Proportionally speaking, I’m not sure there’s a more prolific hotbed for indie music than Iceland. It’s a volcanic island in the middle of the North Atlantic with a total population smaller than Cleveland’s, and yet the country’s imprint on the music blogosphere is undeniable. That’s largely due to the monolithic presences of Björk and Sigur Rós, two of the biggest acts in independent music this century.
But there are plenty of other great Icelandic artists working today, and Ólöf Arnalds is one of the finest. She’s got two beautiful full-length LPs to her name—2007’s Við Og Við and last year’s Innundir skinni, both sung mostly in Icelandic—and now, she’s released Ólöf Sings, an all-English EP with the clear purpose of increasing her visibility a bit outside her home country. It’s a quiet marvel that relies mainly on the simple, ethereal beauty of Arnalds’ voice, especially when you consider that most of the material on the EP was written not only by other artists, but specifically by legendary male artists of a bygone era: Bruce Springsteen (“I’m on Fire”), Johnny Cash (“Solitary Man”), and Bob Dylan (“She Belongs to Me”).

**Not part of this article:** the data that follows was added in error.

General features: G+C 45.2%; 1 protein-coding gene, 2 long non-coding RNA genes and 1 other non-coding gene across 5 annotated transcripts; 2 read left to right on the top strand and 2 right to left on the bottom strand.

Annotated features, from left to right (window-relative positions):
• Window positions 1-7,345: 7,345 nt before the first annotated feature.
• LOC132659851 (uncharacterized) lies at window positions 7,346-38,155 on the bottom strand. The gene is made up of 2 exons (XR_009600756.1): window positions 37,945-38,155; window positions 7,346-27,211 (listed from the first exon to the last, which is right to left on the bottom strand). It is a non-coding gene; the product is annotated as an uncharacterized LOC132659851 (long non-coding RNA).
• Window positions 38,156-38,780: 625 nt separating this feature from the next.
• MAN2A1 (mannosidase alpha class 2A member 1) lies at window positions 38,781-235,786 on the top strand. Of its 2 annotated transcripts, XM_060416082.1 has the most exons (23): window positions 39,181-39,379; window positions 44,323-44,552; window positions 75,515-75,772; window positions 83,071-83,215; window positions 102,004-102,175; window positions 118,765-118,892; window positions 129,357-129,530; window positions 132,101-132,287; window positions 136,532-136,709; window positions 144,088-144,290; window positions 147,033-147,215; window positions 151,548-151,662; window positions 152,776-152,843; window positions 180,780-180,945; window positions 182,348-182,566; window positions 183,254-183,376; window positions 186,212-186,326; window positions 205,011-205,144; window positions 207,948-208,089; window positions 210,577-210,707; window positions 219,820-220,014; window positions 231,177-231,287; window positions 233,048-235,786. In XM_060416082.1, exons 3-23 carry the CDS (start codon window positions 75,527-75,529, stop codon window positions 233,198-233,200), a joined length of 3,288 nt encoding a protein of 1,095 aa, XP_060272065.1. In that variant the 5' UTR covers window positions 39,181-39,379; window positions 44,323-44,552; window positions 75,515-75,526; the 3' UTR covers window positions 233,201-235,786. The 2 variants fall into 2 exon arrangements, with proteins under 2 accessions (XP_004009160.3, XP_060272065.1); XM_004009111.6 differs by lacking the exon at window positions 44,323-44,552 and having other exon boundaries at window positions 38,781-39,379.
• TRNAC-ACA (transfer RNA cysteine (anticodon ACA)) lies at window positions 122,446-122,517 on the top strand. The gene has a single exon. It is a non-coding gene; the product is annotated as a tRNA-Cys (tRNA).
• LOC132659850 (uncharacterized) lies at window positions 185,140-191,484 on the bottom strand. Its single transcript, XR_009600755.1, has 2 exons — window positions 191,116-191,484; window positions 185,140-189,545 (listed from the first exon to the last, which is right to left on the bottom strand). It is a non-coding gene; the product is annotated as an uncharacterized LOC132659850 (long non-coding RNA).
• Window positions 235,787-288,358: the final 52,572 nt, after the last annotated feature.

The EP is the perfect opportunity for an artist to indulge in this kind of playful experimentation, and while the idea of Arnalds taking on these songs initially sounds like some cute gimmickry, her execution is devoid of camp and entirely on point. She wrings the same genuine, sensual pathos out of “I’m on Fire” as Bruce did, and on “She Belongs to Me”, she sounds as freewheeling as Dylan ever did, even mimicking his vocal pattern a bit to great effect. She also doesn’t change any of the pronouns, meaning that “Solitary Man” still opens with the lyric “Belinda was mine till the time that I found her / Holding Jim / Loving him.” It’s as if we’re still supposed to imagine a man singing these songs, even if they’re being channeled through a gentle, chirpy Icelandic waif.
Nothing on Ólöf Sings ventures too far away from Arnalds’ bread and butter, simple folk ballads with pared-down instrumentation that puts her voice front and center. The other two songs on the EP, “Close My Eyes” and “Maria Bethania”, are also covers—of Arthur Russell and the Brazilian musician Caetano Veloso, respectively—and these, particularly “Close My Eyes”, fit quite comfortably into Arnalds’ body of work. Unlike her aforementioned Icelandic peers, Arnalds’ music isn’t aggressively weird; it’s immaculate and more than a little melancholy, and her gentle accent complements her lilting voice nicely. Ólöf Sings is, at the very least, a welcome foray for Arnalds into English-language territory, and at its best, it’s the beginning of an exciting new phase in her career.
// Notes from the Road
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